All music is folk music – I ain’t never heard no horse sing a song.
- Louis Armstrong
Exploring American Folk Music: Ethnic, Grassroots, and Regional Traditions in the United States reflects the fascinating diversity of regional and grassroots music in the United States. Here Lornell covers the diverse strains of American folk music—Latin, Native American, African, French-Canadian, British, and Cajun—and offers a chronology of the development of folk music in the United States.
The book is divided into discrete chapters covering topics as seemingly disparate as sacred harp singing, conjunto music, the folk revival, blues, and ballad singing. It is also among the few textbooks in American music that recognizes the importance and contributions of Native Americans as well as those who live, sing, and perform music along our borderlands, from the French speaking citizens in northern Vermont to the extensive Hispanic population living north of the Rio Grande River, recognizing and reflecting the increasing importance of the varied Latino traditions that have informed our folk music since the founding of the United States.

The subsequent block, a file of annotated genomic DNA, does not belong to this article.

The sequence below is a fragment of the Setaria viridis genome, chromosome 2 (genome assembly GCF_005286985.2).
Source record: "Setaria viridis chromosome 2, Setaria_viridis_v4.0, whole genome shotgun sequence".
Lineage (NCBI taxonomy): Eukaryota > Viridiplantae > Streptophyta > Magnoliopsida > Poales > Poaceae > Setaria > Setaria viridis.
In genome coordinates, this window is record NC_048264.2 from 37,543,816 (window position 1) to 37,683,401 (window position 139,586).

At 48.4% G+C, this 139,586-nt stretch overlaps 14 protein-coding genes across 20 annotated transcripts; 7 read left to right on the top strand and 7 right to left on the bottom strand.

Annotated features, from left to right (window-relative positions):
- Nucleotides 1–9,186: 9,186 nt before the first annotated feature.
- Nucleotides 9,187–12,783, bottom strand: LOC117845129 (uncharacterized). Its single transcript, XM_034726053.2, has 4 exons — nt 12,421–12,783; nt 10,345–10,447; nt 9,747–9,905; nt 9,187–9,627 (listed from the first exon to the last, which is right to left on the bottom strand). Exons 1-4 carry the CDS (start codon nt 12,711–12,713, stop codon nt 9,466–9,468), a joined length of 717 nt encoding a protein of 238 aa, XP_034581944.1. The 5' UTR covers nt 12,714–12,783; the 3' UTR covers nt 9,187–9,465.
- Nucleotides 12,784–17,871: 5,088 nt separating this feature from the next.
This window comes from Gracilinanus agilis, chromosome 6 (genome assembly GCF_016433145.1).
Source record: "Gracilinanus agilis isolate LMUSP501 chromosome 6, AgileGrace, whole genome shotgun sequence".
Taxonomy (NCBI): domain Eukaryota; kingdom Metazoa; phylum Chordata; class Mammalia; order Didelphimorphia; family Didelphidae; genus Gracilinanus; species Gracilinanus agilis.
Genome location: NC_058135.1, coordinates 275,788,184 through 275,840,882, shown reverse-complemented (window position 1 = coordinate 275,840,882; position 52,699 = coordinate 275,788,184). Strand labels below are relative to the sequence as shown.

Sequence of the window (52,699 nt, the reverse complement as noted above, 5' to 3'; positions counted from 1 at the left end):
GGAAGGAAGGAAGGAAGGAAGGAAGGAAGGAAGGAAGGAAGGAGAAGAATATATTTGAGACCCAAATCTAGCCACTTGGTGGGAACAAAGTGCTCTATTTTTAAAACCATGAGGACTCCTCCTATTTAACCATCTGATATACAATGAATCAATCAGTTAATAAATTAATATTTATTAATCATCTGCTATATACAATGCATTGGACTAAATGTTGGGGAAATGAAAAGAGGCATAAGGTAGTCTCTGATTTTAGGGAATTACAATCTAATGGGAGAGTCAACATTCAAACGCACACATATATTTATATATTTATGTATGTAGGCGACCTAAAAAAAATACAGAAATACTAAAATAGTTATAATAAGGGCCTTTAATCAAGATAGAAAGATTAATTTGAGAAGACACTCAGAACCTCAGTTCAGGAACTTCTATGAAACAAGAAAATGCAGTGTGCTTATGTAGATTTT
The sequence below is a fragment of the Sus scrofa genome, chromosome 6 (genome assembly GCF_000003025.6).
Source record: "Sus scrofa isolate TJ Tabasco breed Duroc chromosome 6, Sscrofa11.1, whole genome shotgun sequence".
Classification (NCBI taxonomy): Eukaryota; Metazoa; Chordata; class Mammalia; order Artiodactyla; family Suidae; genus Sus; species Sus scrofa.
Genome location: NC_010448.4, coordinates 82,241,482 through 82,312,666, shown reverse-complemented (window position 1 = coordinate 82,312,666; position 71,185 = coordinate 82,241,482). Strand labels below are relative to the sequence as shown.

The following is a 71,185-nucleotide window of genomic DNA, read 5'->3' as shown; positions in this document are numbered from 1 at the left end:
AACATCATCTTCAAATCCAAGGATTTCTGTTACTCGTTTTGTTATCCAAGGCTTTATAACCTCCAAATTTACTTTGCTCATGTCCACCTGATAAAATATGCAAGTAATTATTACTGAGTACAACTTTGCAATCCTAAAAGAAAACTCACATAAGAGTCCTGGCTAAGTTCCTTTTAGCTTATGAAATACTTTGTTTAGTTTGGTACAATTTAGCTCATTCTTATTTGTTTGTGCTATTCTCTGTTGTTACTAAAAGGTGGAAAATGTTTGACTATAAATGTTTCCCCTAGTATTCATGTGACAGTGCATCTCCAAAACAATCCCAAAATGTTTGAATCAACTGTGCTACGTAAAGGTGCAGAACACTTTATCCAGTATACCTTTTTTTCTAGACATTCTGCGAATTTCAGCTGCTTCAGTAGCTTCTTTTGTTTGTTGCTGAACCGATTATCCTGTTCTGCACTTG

Another chapter includes detailed information about the roots of hip hop and this new edition features a new chapter on urban folk music, exploring traditions in our cities, with a case study focusing on Washington, D.C. The book also introduces readers to such important figures in American music as Bob Wills, Lydia Mendoza, Bob Dylan, and Muddy Waters, who helped shape what America sounds like in the 21st century.
Exploring American Folk Music also includes helpful sections at the end of each chapter with up-to-date recommendations for “Suggested Listening,” “Suggested Reading,” and “Suggested Viewing.”
One such listening suggestion at the end of Folk Revival chapter included the album Grateful Dead: Fillmore East April 1971. Which is all the excuse I need to link to "Casey Jones." Happy Music Monday.